Before the Internet, job seekers only had to manage their personal and professional reputations. That meant fostering professional relationships, obtaining impressive references, building their resumes, and basically staying out of trouble.
But now, with the emergence of the colossal cache of data that is easily accessible in cyberspace, a new aspect of a job applicant has emerged: the online reputation.
An individual’s online reputation consists of everything that refers to that person on the Internet — from occupational profiles to social media presences to blog comments and Twitter feeds. And if people aren’t diligent with their online reputation protection, they may find themselves at a disadvantage when trying to land that dream job.
Here are six common obstacles to a positive online reputation.
- Unflattering search engine links. Studies show that 78 percent of human resources professionals and employment recruiters turn to search engines when researching job applicants. So if you Google your name and you see several entries that portray you in a negative light (like reports of run-ins with the law, for instance), you may be turned down for a position because your online reputation provided a bad first impression to potential employers.
- Too much complaining. No company wants to hire a person who seems to complain all the time. But if a review of your social media posts and comments reveals a penchant for grumbling or bellyaching – especially about a current or former employer – companies may not want to make you a part of their team.
- Sharing inappropriate content. Companies have reputations, too, and they leverage these reputations to earn revenues. So the last thing they need is for their employees to do anything to sully these hard-earned reputations. Discovering racy photos, offensive images, or links to inappropriate sites or articles may cause a company to think twice about hiring you.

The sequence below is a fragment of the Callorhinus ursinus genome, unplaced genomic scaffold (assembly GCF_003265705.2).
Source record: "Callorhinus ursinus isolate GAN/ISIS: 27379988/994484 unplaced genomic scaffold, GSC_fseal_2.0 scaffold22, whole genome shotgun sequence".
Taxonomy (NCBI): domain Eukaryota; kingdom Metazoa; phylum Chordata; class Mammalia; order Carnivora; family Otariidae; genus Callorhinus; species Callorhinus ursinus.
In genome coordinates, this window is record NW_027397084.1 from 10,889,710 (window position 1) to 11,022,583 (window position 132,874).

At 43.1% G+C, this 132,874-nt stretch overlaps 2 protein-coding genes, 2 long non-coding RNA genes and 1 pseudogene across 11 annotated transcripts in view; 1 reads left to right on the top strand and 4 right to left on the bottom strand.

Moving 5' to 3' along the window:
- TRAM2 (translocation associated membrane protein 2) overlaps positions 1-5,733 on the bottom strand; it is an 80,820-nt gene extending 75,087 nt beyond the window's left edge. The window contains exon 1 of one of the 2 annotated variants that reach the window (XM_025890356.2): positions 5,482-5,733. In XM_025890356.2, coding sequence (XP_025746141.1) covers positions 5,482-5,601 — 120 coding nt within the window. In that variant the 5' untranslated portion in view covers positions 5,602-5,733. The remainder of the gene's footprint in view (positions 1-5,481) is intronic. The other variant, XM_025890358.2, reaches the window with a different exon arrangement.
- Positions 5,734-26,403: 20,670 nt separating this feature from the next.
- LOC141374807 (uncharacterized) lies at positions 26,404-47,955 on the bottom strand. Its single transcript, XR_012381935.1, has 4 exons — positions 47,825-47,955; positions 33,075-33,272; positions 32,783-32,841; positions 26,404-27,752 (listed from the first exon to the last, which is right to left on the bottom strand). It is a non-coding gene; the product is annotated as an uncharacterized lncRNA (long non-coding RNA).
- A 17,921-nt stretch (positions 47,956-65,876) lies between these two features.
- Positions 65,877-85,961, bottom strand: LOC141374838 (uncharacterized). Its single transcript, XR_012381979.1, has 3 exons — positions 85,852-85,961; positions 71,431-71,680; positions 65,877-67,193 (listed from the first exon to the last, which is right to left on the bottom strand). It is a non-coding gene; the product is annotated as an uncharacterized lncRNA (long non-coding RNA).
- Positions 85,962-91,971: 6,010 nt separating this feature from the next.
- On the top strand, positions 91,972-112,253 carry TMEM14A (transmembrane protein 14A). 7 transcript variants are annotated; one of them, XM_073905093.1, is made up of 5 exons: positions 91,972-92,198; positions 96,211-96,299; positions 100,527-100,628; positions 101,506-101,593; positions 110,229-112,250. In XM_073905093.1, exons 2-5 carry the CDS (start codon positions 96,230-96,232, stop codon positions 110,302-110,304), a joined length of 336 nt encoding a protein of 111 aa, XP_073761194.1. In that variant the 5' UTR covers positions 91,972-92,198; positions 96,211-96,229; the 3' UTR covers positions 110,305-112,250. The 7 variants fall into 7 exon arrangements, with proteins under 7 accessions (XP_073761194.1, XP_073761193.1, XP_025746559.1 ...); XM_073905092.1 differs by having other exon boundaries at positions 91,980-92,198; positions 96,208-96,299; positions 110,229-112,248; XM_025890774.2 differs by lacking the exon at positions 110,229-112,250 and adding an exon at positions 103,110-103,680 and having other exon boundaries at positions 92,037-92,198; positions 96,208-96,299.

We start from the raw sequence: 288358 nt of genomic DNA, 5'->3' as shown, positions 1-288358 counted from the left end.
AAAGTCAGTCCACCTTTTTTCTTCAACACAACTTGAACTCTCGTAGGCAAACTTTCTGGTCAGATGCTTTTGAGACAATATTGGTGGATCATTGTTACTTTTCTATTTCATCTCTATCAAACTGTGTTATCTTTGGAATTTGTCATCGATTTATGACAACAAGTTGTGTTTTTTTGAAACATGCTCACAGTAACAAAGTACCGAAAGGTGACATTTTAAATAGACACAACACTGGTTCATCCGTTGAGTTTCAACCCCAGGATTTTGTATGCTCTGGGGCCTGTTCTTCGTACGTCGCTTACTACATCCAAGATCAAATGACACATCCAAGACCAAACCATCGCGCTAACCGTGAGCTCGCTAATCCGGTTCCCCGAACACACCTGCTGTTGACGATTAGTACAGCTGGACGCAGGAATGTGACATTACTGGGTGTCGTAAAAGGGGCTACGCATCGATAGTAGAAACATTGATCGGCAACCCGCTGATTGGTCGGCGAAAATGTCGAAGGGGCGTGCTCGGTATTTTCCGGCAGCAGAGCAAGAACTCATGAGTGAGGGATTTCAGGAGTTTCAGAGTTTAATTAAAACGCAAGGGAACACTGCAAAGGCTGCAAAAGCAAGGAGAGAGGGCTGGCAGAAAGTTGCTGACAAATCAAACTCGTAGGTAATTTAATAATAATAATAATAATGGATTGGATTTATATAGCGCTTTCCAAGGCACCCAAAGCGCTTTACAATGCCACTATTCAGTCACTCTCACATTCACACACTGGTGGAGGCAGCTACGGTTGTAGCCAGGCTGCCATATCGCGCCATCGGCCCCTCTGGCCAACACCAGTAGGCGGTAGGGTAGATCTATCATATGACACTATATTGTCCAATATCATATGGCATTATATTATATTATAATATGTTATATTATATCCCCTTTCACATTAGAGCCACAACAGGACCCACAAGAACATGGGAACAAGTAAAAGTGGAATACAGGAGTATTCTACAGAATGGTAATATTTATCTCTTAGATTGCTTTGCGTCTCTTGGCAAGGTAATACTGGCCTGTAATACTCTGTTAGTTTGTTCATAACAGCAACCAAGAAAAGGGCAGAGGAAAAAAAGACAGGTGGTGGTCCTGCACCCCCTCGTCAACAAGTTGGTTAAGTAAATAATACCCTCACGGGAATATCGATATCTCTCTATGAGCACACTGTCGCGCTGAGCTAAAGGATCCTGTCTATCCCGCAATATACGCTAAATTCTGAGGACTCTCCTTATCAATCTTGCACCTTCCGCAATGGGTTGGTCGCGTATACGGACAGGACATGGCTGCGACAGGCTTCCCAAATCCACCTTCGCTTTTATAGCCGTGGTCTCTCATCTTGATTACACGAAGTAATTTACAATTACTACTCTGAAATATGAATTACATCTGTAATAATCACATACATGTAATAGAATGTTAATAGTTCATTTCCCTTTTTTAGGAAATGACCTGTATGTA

- Offering “too much information.” Human resources experts recommend that coworkers refrain from discussing politics, religion, and similar controversial topics at work. Now imagine that a firm to which you have applied notices that you frequently post political rants or strongly-worded opinions on these matters. What are the chances of this company awarding you the job over someone who doesn’t have an online reputation that is steeped in controversy?
- Questionable “friends.” You know the old “sticks and stones” adage? Though names will never hurt you, people’s comments about you could hurt your job prospects. When weighing the merits of an applicant, about two out of every five recruiters or HR pros consider unbecoming or unsuitable text or comments about him or her made by job contacts or colleagues. Companies tend to apply another adage in these situations: “Where there’s smoke, there’s fire.”